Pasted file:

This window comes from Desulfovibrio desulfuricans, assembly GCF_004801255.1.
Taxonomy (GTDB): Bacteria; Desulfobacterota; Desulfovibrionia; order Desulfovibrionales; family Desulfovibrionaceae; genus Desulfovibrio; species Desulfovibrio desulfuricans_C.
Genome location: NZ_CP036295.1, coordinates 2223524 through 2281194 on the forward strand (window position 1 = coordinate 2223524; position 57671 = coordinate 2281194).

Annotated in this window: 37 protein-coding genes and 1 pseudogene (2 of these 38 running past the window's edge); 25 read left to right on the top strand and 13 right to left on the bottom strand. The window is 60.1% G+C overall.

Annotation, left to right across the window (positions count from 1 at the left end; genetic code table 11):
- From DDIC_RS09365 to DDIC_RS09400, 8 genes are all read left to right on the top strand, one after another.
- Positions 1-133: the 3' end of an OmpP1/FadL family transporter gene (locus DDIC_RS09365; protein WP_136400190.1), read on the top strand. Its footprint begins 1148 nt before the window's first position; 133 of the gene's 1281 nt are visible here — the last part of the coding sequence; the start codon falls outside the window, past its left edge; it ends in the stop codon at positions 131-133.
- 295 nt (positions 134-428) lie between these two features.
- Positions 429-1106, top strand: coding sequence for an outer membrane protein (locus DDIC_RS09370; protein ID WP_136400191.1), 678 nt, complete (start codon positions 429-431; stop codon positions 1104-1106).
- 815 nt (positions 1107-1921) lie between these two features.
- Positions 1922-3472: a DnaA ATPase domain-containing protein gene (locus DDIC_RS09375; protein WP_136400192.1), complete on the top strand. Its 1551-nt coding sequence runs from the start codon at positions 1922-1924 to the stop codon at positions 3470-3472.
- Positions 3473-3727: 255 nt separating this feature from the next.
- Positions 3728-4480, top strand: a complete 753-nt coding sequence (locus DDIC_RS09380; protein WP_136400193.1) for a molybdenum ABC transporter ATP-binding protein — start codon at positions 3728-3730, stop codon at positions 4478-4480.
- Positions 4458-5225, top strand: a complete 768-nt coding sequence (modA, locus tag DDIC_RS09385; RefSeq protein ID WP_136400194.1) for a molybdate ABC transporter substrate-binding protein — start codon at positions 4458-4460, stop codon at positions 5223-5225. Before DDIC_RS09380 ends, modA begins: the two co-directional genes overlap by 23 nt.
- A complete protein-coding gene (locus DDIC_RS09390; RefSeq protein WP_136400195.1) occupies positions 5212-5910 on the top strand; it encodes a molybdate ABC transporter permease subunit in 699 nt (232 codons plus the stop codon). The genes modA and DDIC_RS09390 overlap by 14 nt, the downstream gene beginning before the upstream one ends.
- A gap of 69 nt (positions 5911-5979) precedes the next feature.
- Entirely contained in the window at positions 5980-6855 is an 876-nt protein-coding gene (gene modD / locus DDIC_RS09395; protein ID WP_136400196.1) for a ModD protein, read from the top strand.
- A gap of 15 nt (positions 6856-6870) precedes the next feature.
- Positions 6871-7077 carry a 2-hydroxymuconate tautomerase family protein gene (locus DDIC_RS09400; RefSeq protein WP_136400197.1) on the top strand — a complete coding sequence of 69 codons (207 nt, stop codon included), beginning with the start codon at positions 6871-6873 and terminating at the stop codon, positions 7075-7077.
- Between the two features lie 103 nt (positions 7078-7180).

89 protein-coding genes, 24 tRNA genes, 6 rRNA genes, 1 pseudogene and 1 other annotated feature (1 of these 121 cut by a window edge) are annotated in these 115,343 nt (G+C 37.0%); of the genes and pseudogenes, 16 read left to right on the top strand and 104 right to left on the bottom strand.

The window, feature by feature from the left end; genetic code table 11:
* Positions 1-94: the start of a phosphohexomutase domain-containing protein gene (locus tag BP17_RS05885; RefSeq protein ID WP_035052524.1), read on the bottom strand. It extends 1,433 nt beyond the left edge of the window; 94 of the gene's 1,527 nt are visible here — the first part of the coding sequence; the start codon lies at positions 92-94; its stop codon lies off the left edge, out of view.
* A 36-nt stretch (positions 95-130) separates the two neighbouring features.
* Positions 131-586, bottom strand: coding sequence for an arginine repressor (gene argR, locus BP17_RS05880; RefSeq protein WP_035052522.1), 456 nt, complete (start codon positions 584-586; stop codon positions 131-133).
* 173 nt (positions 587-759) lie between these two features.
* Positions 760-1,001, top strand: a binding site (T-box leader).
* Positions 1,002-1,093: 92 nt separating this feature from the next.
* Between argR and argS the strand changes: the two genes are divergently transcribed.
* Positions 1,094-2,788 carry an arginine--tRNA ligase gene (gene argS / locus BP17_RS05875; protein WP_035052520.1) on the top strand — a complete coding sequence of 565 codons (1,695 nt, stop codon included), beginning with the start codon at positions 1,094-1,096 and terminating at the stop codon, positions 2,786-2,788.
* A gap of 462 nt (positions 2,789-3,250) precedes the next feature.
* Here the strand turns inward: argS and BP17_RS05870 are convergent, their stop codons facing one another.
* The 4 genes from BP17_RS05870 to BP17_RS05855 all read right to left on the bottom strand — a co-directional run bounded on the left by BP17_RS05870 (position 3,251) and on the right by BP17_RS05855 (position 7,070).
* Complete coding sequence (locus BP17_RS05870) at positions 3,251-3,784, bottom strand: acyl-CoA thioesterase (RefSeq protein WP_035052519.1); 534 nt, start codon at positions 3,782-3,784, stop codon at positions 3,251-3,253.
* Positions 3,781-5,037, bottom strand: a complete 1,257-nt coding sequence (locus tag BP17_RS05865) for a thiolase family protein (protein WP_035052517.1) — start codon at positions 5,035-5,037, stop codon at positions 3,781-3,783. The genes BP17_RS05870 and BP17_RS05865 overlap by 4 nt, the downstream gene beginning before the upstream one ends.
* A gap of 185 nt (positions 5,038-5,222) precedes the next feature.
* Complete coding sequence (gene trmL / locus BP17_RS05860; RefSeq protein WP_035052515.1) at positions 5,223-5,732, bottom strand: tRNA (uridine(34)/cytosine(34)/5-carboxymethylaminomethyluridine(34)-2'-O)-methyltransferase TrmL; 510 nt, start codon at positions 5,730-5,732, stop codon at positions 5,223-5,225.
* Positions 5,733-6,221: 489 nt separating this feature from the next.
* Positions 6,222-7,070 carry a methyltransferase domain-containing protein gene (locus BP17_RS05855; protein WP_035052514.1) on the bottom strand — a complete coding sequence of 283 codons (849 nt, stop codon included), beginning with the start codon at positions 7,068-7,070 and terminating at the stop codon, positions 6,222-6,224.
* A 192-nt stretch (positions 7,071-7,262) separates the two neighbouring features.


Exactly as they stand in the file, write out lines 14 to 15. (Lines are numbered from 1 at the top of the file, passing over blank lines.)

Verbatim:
- Positions 4458-5225, top strand: a complete 768-nt coding sequence (modA, locus tag DDIC_RS09385; RefSeq protein ID WP_136400194.1) for a molybdate ABC transporter substrate-binding protein — start codon at positions 4458-4460, stop codon at positions 5223-5225. Before DDIC_RS09380 ends, modA begins: the two co-directional genes overlap by 23 nt.
- A complete protein-coding gene (locus DDIC_RS09390; RefSeq protein WP_136400195.1) occupies positions 5212-5910 on the top strand; it encodes a molybdate ABC transporter permease subunit in 699 nt (232 codons plus the stop codon). The genes modA and DDIC_RS09390 overlap by 14 nt, the downstream gene beginning before the upstream one ends.